EXIM INDIA is also a Partner Institution with European Union and operates European Community Investment Partners’ Program (ECIP) for facilitating promotion of joint ventures in India through technical and financial collaboration with medium sized firms of the European Union. The Export- Import Bank of India (Exim Bank) provides financial assistance to promote Indian exports through direct financial assistance, overseas investment finance, term finance for export production and export development, pre-shipping credit, buyer’s credit, lines of credit, relending facility, export bills rediscounting, refinance to commercial banks.
Loans to Indian Entities:
• Deferred payment exports: Term finance is provided to Indian exporters of eligible goods and services, which enables them to offer deferred credit to overseas buyers. Deferred credit can also cover Indian consultancy, technology and other services. Commercial banks participate in this program directly or under risk syndication arrangements. • Pre-shipment credit: finance is available from Exim Bank for companies executing export contracts involving cycle time exceeding six months. The facility also enables provision of rupee mobilization expenses for construction/turnkey project exporters.
• Term loans for export production: Exim Bank provides term loans/deferred payment guarantees to 100% export-oriented units, units in free trade zones and computer software exporters. In collaboration with International Finance Corporation. Washington, Exim Bank provides loans to enable small and medium enterprises to upgrade their export production capability. • Overseas Investment finance: Indian companies establishing joint ventures overseas are provided finance towards their equity contribution in the joint venture. • Finance for export marketing: This program, which is a component of a World Bank loan, helps exporters implement their export market development plans.
Loans to Commercial Banks in India:
• Export Bills Rediscounting: Commercial Banks in India who are authorized to deal in foreign exchange can rediscount their short term export bills with Exim Banks, for an unexpired usage period of not more than 90 days. • Refinance of Export Credit: Authorized dealers in foreign exchange can obtain from Exim Bank 100% refinance of deferred payment loans extended for export of eligible Indian goods. • Guaranteeing of Obligations: Exim Bank participates with commercial banks in India in the issue of guarantees required by Indian companies for the export contracts and for execution of overseas construction and turnkey projects.
Industrial Finance Corporation of India (IFCI)
Government of India came forward to set up the Industrial Finance Corporation of India (IFCI) in July 1948 under a Special Act. The Industrial Development Bank of India, scheduled banks, insurance companies, investment trusts and co-operative banks are the shareholders of IFCI. The Government of India has guaranteed the repayment of capital and the payment of a minimum annual dividend. Since July I, 1993, the corporation has been converted into a company and it has been given the status of a Ltd. Company with the name Industrial Finance Corporations of India Ltd. IFCI has got itself registered with Companies Act, 1956. Before July I, 1993, general public was not permitted to hold shares of IFCI, only Government of India, RBI, Scheduled Banks, Insurance Companies and Co-operative Societies were holding the shares of IFCI.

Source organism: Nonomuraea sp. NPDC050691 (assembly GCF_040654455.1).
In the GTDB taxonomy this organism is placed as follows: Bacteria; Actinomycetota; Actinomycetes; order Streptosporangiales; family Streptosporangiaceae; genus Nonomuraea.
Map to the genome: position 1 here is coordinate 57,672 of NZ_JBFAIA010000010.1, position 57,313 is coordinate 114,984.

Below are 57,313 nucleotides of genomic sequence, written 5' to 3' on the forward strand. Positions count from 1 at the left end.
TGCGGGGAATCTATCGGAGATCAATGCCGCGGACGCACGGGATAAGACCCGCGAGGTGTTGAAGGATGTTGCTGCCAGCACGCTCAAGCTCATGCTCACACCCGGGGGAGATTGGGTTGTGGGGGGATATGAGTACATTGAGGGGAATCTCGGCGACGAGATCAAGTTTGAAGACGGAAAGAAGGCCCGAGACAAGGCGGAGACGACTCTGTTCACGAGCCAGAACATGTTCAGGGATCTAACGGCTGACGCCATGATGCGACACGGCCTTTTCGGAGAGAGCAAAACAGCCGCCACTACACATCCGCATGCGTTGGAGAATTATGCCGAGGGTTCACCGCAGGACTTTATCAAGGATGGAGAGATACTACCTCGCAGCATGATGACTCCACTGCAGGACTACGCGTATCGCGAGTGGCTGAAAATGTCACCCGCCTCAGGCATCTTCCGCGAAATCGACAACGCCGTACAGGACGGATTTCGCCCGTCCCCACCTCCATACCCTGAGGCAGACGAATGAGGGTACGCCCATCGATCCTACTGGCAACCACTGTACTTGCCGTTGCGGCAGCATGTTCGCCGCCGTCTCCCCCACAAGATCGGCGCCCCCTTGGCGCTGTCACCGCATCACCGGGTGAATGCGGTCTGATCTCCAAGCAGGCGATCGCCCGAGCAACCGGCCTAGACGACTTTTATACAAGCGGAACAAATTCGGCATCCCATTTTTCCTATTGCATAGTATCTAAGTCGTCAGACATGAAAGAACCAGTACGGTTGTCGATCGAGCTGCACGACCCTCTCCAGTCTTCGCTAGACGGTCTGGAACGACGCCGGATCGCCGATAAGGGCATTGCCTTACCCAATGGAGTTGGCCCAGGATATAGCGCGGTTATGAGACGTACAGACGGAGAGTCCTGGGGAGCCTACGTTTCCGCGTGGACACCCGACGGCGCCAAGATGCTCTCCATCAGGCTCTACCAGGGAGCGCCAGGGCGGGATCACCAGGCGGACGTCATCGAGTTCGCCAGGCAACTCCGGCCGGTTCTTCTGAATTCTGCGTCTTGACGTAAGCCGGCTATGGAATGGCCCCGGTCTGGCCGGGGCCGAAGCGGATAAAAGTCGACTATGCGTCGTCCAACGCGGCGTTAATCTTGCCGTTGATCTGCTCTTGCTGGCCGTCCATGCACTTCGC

Management of IFCI:
The corporation has 13 members Board of Directors, including Chairman. The Chairman is appointed by Government of India after consulting Industrial Development Bank of India. He works on a whole time basis and has tenure of 3 years. Out of the 12 directors, four are nominated by the IDBI, two by scheduled banks, two by co-operative banks and two by other financial institutions like insurance companies, investment trusts, etc. IDBI normally nominates three outside persons as directors who are experts in the fields of industry, labour and economics, the fourth nominee is the Central Manager of IDBI. The Board meets once in a month.
It frames policies by keeping in view the interests of industry, commerce and general public. The Board acts as per the instructions received from the government and IDBI. The Central Government reserves the power up to the Board and appoints a new one in its place. IFCI also has Standing Advisory Committees one each for textile, sugar, jute, hotels, engineering and chemical processes and allied industries. The experts in different fields appointed on Advisory Committees. The chairman is the ex-officio member of all Advisory Committees. All applications for assistance are first discussed by Advisory Committees before they go to Central Committees.
Financial Resources of IFCI:
The financial resources of the corporation consist of share capital bonds and debentures and borrowings. a) Share Capital: The IFCI was set up with an authorized capital of Rs. 10crores consisting of 20,000 shares of Rs. 5,000 each. This capital was later on increased at different times and by March, 2003 it was Rs. 1068 crores. b) Bonds and Debentures: The Corporation is authorized to issue bonds and debentures to supplement its resources but these should not exceed ten times of paid-up capital and reserve fund. The bonds and debentures stood at a figure of Rs.15366.5 crores as on 31st March 2003. c) Borrowings: The Corporation is authorized to borrow from government IDBI and financial institutions. Its borrowings from IDBI and Govt. of India were Rs. 975.6 crore on March 31, 2003. Total assets of IFCI as on March 31, 2003 aggregated Rs. 22866 crore.